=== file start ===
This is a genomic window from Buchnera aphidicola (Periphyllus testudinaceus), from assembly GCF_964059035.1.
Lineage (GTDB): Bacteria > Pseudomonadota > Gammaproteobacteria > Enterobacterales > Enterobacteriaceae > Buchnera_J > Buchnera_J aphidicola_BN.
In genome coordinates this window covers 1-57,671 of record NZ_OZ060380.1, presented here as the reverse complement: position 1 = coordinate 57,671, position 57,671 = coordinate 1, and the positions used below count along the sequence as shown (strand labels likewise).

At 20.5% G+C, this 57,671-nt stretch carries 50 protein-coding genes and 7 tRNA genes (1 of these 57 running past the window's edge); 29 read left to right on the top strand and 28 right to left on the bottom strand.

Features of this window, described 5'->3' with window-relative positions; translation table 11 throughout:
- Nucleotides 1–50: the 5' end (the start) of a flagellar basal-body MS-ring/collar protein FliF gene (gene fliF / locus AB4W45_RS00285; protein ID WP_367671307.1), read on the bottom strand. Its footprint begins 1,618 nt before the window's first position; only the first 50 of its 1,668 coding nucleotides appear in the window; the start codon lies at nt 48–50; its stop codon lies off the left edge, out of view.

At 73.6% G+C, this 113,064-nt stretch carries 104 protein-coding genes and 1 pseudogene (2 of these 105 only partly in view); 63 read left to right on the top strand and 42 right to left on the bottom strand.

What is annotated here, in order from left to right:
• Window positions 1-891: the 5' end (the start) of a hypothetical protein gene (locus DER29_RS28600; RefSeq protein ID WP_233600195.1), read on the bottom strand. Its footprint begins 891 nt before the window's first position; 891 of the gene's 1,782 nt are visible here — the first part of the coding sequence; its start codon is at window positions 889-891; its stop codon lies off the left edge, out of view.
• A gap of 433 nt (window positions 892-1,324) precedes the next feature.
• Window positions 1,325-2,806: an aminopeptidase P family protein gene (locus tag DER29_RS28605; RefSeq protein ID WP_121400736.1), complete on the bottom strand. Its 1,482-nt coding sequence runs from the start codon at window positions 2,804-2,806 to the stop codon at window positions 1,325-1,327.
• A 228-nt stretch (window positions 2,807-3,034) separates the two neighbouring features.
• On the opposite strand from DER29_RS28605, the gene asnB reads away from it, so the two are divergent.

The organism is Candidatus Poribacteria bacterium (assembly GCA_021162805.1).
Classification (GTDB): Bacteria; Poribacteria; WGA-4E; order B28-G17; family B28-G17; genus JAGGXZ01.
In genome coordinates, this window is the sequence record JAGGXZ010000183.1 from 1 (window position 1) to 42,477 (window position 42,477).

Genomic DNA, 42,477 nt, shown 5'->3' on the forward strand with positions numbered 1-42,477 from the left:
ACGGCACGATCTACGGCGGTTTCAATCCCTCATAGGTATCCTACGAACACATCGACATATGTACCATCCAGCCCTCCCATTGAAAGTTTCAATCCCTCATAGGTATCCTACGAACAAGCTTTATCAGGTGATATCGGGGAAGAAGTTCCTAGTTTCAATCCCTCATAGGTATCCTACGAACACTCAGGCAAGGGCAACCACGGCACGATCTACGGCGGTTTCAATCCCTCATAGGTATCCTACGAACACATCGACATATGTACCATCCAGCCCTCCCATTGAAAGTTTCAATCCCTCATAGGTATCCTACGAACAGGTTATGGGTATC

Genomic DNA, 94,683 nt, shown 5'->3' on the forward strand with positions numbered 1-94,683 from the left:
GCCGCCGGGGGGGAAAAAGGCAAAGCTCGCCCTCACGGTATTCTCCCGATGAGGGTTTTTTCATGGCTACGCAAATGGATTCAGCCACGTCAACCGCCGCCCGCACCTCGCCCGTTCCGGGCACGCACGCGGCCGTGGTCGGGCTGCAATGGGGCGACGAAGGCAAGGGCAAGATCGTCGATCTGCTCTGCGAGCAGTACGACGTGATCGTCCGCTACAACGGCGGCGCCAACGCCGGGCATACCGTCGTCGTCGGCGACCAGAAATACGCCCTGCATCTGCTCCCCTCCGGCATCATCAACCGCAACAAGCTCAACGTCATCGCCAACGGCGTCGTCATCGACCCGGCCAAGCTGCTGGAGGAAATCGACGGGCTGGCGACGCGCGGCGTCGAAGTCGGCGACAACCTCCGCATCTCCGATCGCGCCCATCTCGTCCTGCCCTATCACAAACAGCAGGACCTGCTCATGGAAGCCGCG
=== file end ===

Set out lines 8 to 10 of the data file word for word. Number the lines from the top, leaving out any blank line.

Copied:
What is annotated here, in order from left to right:
• Window positions 1-891: the 5' end (the start) of a hypothetical protein gene (locus DER29_RS28600; RefSeq protein ID WP_233600195.1), read on the bottom strand. Its footprint begins 891 nt before the window's first position; 891 of the gene's 1,782 nt are visible here — the first part of the coding sequence; its start codon is at window positions 889-891; its stop codon lies off the left edge, out of view.
• A gap of 433 nt (window positions 892-1,324) precedes the next feature.